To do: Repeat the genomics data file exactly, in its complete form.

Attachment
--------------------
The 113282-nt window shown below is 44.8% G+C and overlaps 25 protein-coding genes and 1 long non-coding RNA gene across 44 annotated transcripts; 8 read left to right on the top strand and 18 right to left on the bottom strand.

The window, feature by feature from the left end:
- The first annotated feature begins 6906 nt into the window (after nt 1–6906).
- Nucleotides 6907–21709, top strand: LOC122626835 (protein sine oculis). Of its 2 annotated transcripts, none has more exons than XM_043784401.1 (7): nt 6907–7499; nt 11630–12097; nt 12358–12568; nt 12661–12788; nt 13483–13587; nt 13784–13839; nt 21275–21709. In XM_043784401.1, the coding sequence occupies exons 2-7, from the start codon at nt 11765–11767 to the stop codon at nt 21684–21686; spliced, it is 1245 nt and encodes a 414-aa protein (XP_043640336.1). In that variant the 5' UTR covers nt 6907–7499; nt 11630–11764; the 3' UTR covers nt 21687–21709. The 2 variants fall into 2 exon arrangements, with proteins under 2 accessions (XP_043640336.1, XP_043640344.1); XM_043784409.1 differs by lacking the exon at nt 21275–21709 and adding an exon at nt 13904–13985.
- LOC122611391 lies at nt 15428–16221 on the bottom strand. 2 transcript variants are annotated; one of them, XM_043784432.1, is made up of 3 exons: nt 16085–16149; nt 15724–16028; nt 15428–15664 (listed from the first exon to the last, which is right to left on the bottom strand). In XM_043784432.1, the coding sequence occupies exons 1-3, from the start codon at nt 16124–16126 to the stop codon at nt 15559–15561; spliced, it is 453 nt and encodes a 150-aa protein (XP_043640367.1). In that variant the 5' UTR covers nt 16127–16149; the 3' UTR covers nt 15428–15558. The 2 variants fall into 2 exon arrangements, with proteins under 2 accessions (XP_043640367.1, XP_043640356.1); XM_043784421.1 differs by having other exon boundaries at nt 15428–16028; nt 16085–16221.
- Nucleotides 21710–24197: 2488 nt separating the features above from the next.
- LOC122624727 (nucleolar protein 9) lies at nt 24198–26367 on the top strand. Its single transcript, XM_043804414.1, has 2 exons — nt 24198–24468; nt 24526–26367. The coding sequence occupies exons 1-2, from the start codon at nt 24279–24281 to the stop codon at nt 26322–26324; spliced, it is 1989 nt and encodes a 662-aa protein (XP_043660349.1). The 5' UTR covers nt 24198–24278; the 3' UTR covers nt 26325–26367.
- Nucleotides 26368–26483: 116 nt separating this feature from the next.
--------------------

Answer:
The 113282-nt window shown below is 44.8% G+C and overlaps 25 protein-coding genes and 1 long non-coding RNA gene across 44 annotated transcripts; 8 read left to right on the top strand and 18 right to left on the bottom strand.

The window, feature by feature from the left end:
- The first annotated feature begins 6906 nt into the window (after nt 1–6906).
- Nucleotides 6907–21709, top strand: LOC122626835 (protein sine oculis). Of its 2 annotated transcripts, none has more exons than XM_043784401.1 (7): nt 6907–7499; nt 11630–12097; nt 12358–12568; nt 12661–12788; nt 13483–13587; nt 13784–13839; nt 21275–21709. In XM_043784401.1, the coding sequence occupies exons 2-7, from the start codon at nt 11765–11767 to the stop codon at nt 21684–21686; spliced, it is 1245 nt and encodes a 414-aa protein (XP_043640336.1). In that variant the 5' UTR covers nt 6907–7499; nt 11630–11764; the 3' UTR covers nt 21687–21709. The 2 variants fall into 2 exon arrangements, with proteins under 2 accessions (XP_043640336.1, XP_043640344.1); XM_043784409.1 differs by lacking the exon at nt 21275–21709 and adding an exon at nt 13904–13985.
- LOC122611391 lies at nt 15428–16221 on the bottom strand. 2 transcript variants are annotated; one of them, XM_043784432.1, is made up of 3 exons: nt 16085–16149; nt 15724–16028; nt 15428–15664 (listed from the first exon to the last, which is right to left on the bottom strand). In XM_043784432.1, the coding sequence occupies exons 1-3, from the start codon at nt 16124–16126 to the stop codon at nt 15559–15561; spliced, it is 453 nt and encodes a 150-aa protein (XP_043640367.1). In that variant the 5' UTR covers nt 16127–16149; the 3' UTR covers nt 15428–15558. The 2 variants fall into 2 exon arrangements, with proteins under 2 accessions (XP_043640367.1, XP_043640356.1); XM_043784421.1 differs by having other exon boundaries at nt 15428–16028; nt 16085–16221.
- Nucleotides 21710–24197: 2488 nt separating the features above from the next.
- LOC122624727 (nucleolar protein 9) lies at nt 24198–26367 on the top strand. Its single transcript, XM_043804414.1, has 2 exons — nt 24198–24468; nt 24526–26367. The coding sequence occupies exons 1-2, from the start codon at nt 24279–24281 to the stop codon at nt 26322–26324; spliced, it is 1989 nt and encodes a 662-aa protein (XP_043660349.1). The 5' UTR covers nt 24198–24278; the 3' UTR covers nt 26325–26367.
- Nucleotides 26368–26483: 116 nt separating this feature from the next.